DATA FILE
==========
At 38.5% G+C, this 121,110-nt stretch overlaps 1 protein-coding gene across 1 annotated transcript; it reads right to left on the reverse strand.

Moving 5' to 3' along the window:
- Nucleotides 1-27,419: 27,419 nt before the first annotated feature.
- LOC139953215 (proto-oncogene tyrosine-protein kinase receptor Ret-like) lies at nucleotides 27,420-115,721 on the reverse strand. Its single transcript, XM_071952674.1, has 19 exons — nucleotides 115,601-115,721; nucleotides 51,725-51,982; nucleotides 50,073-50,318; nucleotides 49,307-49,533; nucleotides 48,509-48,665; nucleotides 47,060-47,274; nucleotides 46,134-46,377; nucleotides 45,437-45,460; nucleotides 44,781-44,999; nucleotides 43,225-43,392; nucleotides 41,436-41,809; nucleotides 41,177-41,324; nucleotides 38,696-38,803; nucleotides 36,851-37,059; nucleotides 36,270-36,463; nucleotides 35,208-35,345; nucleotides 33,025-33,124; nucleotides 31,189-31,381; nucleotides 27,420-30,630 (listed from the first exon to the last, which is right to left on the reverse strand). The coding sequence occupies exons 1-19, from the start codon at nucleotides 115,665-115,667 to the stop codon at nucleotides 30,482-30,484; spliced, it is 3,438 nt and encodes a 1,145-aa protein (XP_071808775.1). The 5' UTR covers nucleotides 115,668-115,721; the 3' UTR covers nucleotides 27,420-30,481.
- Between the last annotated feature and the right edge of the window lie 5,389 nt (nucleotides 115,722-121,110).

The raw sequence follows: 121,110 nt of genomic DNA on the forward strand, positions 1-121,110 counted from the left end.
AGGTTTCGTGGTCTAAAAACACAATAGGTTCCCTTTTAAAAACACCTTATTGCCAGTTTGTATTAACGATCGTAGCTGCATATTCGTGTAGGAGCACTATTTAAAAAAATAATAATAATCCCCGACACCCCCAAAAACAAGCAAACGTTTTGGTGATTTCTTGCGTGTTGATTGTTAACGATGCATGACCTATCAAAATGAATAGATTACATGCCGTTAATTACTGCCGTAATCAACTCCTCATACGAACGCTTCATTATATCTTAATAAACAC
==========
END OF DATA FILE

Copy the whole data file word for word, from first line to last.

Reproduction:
At 38.5% G+C, this 121,110-nt stretch overlaps 1 protein-coding gene across 1 annotated transcript; it reads right to left on the reverse strand.

Moving 5' to 3' along the window:
- Nucleotides 1-27,419: 27,419 nt before the first annotated feature.
- LOC139953215 (proto-oncogene tyrosine-protein kinase receptor Ret-like) lies at nucleotides 27,420-115,721 on the reverse strand. Its single transcript, XM_071952674.1, has 19 exons — nucleotides 115,601-115,721; nucleotides 51,725-51,982; nucleotides 50,073-50,318; nucleotides 49,307-49,533; nucleotides 48,509-48,665; nucleotides 47,060-47,274; nucleotides 46,134-46,377; nucleotides 45,437-45,460; nucleotides 44,781-44,999; nucleotides 43,225-43,392; nucleotides 41,436-41,809; nucleotides 41,177-41,324; nucleotides 38,696-38,803; nucleotides 36,851-37,059; nucleotides 36,270-36,463; nucleotides 35,208-35,345; nucleotides 33,025-33,124; nucleotides 31,189-31,381; nucleotides 27,420-30,630 (listed from the first exon to the last, which is right to left on the reverse strand). The coding sequence occupies exons 1-19, from the start codon at nucleotides 115,665-115,667 to the stop codon at nucleotides 30,482-30,484; spliced, it is 3,438 nt and encodes a 1,145-aa protein (XP_071808775.1). The 5' UTR covers nucleotides 115,668-115,721; the 3' UTR covers nucleotides 27,420-30,481.
- Between the last annotated feature and the right edge of the window lie 5,389 nt (nucleotides 115,722-121,110).

The raw sequence follows: 121,110 nt of genomic DNA on the forward strand, positions 1-121,110 counted from the left end.
AGGTTTCGTGGTCTAAAAACACAATAGGTTCCCTTTTAAAAACACCTTATTGCCAGTTTGTATTAACGATCGTAGCTGCATATTCGTGTAGGAGCACTATTTAAAAAAATAATAATAATCCCCGACACCCCCAAAAACAAGCAAACGTTTTGGTGATTTCTTGCGTGTTGATTGTTAACGATGCATGACCTATCAAAATGAATAGATTACATGCCGTTAATTACTGCCGTAATCAACTCCTCATACGAACGCTTCATTATATCTTAATAAACAC